As a lawyer, Brock helps First Nation clients with their governance and economic development needs. He has acted for First Nations in a variety of industries related to commercial leasing, natural resource development (oilsands, mining, oil and gas, renewables), utilities, hotels and tourism, and fishing. Brock also helps First Nations deal with complex transactions and related land matters under the Indian Act, First Nations Land Management Act, and modern Treaties.
Brock was born and raised in Treaty No. 8 territory in Fort St. John, British Columbia, and is a member of the Bigstone Cree Nation. He enjoys science fiction, the outdoors, and amateur astronomy in his spare time.
Dorothy Christian Cucw-la7, PhD is of the Secwepemc and Syilx Nations from the interior of BC. Her home community of Splatsin, is one of 17 communities that comprise the Secwepemc Nation. She is the eldest of 10, has one daughter and over 60 nieces, nephews, great nieces and nephews.
Dr. Christian currently serves as the Associate Director, Indigenous Initiatives at the Teaching and Learning Centre at SFU. Her research in academia has consistently centralized Indigenous knowledge even before those terms were recognized in the academy. In her undergraduate studies at the University of Toronto, Dorothy did a double major in Political Science and Religious Studies where she started comparing Indigenous thought with Euro-Western thought. Indigenous cultural knowledge informed both her MA at SFU’s School of Communications and her PhD at the Department of Educational Studies at UBC, which focused on Indigenous visual storytelling/filmmaking practices.
In 2018 Dorothy guest curated the Voices From The Western Regions of Turtle Island program at the ImagineNative film festival in Toronto – the largest Indigenous film festival in the world.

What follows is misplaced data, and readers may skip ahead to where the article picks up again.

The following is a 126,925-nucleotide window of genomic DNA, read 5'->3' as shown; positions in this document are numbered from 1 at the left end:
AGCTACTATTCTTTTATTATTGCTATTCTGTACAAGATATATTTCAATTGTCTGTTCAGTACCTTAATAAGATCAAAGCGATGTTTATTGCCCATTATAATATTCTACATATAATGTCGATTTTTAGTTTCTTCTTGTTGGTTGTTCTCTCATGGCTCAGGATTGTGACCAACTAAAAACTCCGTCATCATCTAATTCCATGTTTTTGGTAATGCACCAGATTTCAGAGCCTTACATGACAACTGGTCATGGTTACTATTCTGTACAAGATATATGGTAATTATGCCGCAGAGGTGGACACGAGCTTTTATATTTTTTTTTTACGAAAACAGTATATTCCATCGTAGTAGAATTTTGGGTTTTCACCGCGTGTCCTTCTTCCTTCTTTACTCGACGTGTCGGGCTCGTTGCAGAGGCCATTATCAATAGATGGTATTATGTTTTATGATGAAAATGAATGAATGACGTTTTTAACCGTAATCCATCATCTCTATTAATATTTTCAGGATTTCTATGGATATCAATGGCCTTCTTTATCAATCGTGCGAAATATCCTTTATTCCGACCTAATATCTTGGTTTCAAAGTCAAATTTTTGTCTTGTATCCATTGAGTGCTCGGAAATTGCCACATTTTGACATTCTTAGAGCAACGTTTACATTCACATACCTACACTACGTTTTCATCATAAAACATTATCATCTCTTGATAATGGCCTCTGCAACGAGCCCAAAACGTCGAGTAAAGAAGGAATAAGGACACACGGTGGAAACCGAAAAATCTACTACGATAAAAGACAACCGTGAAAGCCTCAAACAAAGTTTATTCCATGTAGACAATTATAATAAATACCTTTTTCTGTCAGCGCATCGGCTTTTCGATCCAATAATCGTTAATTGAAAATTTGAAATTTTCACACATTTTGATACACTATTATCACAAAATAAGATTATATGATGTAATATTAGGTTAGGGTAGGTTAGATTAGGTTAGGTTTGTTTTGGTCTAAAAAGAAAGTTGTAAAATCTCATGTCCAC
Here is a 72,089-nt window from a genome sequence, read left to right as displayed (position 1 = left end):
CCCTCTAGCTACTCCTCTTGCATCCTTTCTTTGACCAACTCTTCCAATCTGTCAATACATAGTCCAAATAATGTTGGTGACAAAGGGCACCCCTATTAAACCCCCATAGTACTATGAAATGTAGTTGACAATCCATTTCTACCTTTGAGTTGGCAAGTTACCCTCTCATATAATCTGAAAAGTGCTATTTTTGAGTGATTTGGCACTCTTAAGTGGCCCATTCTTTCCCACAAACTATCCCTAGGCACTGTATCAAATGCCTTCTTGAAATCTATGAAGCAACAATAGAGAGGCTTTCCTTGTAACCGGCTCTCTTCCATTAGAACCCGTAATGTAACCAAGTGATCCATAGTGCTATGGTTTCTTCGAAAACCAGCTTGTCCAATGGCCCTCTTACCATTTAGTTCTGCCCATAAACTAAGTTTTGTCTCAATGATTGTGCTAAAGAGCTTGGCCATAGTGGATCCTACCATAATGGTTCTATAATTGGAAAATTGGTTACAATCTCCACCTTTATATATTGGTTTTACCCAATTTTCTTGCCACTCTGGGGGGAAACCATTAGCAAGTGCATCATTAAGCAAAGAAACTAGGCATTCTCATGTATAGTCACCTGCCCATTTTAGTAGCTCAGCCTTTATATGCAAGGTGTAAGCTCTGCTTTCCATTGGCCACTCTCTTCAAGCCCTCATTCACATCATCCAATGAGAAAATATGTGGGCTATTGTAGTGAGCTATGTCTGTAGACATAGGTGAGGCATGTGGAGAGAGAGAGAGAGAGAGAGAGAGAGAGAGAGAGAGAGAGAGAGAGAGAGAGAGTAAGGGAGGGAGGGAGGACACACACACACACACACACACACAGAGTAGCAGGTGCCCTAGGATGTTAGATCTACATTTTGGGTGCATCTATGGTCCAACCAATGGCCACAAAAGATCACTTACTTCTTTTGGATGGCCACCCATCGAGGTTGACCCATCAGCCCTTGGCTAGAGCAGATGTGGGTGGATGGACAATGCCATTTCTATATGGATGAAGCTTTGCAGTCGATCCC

Jean La Rose is a First Nations citizen from the Abenaki First Nation of Odanak in Québec. He spent his summers during his early years in Odanak with his grandparents. He grew up in Ottawa where he studied Journalism at Algonquin College and obtained his Bachelor of Arts in Social Communication at the University of Ottawa/Université St. Paul. He also undertook a Master’s in Public Administration but left after the second year due to family obligations. From 2002-2019, Jean La Rose was the Chief Executive Officer of APTN, the first national Indigenous broadcaster in the world, with programming by, for and about Indigenous Peoples. Since joining the network, he has established it in a strong financial position for long-term growth. The network has grown to four distinct channels including one high-definition channel and now owns and operates two radio stations. ELMNT-FM has HD stations in Ottawa and Toronto since October 2018. APTN’s workforce now totals 200 positions, including radio and provides production opportunities for over 100 Indigenous producers in Canada. The network has also launched a production company, AnimikiSee Digital Productions, as well as a distribution company, AnimikiSee Distribution. All these new ventures operate as arms-length corporations from APTN. Mr. La Rose sits on the Boards of Directors of Indspire, the National Screen Institute, Media Smarts, Mother Earth Recycling (a social enterprise located in Winnipeg). He completed his ICD course (Institute of Corporate Directors) and plans to get his designation in the spring of 2019. He received a National Aboriginal Achievement Award (now known as Indspire Awards) for Media and Communications in 2011, and the CEO HR Champion of the Year Award from the Human Resource Management Association of Manitoba in 2015. He was named “Alumni of the Year” in 2015 by St. Paul University and received an Honorary Diploma in Journalism from La Cité Collégiale in Ottawa in 2015. Mr. La Rose is also the Chair of the Heritage Canada Departmental Audit Committee and served on Minister Joly’s Panel of Experts examining the future of the digital economy as it pertains to the Arts and Culture industries.